I wasn’t able to make it to the annual meeting of the American Historical Association this past weekend, but my absence gave me my first real opportunity to follow a major historical conference from afar, via Twitter’s #AHA2011 hashtag. (I was also tweeting announcements of sessions and events for the AHA-affiliated Committee on LGBT History.)
Given the ongoing conversations about how new technologies can and should reshape the historical profession in general and conferences in particular—see, for instance, critical takes on the current structure of academic conferences by Michael O’Malley, Dan Cohen, and Larry Cebula—I thought it might be worthwhile to share a few thoughts on the experience.
So, what did I learn?
- First, not many historians use Twitter. This almost goes without saying, especially in light of Robert Townsend’s recent report on the limited use of new media in the profession. But comparing the announced attendance of over 5,000 with the several dozen intrepid souls who populated the timeline for the #AHA2011 hashtag really threw this fact into relief.
- Nevertheless, more historians use Twitter than many may realize. Several different historians I follow on Twitter provided updates from the AHA during the weekend… but without the #AHA2011 hashtag. I’d wager that this resulted more from oversight than intention, but regardless, it highlights how even historians tech-savvy enough to be active Twitter users may not necessarily want or know how to use it in the ways the most devoted digital humanists do.
- These missing hashtags are one example of how best practices for Twitter at conferences are not well-established or widely-embraced. This is particularly so when it comes to reporting on and reacting to sessions in an intelligible way—not an easy task, as I learned in my first conference-tweeting venture, at last April’s OAH annual meeting. Before describing or reacting to a session’s content, it’s of course helpful to somehow indicate the title or topic of the session, the name of the speaker, and the subject of his or her talk. But that’s a lot to do in 140 characters, and it’s tempting to leave this context out. Long session titles and missing name tags don’t help. This weekend, several attendees used shortened links to the online program in useful ways, but I imagine these can be cumbersome to find and insert quickly, especially if there’s no wireless available in the session room. One idea: include on each session page in the online program a “tweet this session” link that automatically generates a shortened URL and creates a new tweet with the URL, the conference hashtag, and maybe even a second, session-specific hashtag. The online program could also include participants’ Twitter handles, where available, to encourage backchannel conversations between presenters and the audience.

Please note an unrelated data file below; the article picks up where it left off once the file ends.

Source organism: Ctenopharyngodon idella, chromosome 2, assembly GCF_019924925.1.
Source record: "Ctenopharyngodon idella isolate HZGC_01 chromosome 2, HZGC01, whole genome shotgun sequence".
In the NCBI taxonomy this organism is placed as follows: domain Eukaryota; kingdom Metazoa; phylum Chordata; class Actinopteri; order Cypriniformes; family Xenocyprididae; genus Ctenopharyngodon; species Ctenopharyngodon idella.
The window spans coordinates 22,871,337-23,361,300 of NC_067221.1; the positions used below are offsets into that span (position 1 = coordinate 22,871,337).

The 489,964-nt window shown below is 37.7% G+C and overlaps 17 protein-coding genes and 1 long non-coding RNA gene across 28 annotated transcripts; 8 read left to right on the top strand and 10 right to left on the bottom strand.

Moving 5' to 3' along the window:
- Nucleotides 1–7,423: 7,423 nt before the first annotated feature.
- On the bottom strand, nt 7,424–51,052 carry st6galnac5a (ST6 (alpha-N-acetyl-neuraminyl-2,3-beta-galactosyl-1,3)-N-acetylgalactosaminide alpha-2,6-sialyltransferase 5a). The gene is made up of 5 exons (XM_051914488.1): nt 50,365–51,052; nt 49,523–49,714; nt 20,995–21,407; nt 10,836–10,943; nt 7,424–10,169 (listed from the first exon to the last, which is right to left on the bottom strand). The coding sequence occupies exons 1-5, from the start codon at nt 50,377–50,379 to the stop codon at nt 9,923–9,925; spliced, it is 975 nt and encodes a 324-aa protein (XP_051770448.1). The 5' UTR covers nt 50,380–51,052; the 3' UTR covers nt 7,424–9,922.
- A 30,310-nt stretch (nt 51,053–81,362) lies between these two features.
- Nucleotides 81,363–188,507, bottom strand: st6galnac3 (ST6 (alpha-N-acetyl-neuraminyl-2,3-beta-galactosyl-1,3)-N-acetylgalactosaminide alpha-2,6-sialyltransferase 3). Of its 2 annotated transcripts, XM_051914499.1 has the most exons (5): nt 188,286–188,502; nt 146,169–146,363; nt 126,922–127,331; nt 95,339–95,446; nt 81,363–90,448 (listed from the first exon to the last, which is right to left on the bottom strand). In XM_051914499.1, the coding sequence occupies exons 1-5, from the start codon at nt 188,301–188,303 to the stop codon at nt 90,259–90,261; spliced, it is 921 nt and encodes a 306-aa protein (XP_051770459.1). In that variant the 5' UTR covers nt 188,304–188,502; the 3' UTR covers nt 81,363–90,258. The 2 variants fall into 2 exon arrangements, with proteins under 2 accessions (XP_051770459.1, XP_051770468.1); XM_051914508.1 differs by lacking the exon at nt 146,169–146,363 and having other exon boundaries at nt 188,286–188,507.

- For now, Twitter is probably more useful to attendees at large academic conferences than to their absent colleagues. Based on my experiences with both the OAH and the AHA, Twitter does a number of things well: it collates and democratizes announcements from attendees and vendors, encourages backchannel conversations and new connections, and cultivates a sense of solidarity among attendees. Indeed, most MLA attendees surveyed last year by George Williams at ProfHacker focused on the ways Twitter encouraged networking and fostered camaraderie there (although, as Chad Black tweeted yesterday in response to the debate about the exclusivity of the digital humanities that spun out this year’s MLA, this blend of the professional and the personal may seem cliquish to some outsiders.) But this past weekend, at least, detailed, substantive accounts of presenters’ ideas and arguments over Twitter were rarer, and tended with a few exceptions to focus on panels on careers and the digital humanities. Although I expect that the breadth and thoroughness of these accounts will grow as it gains wider adoption, right now, Twitter is no substitute for being there. And microblogging may always function best in tandem with “regular” blogging and other forms of online pre- and post-publication (including video) to cover conferences in detail.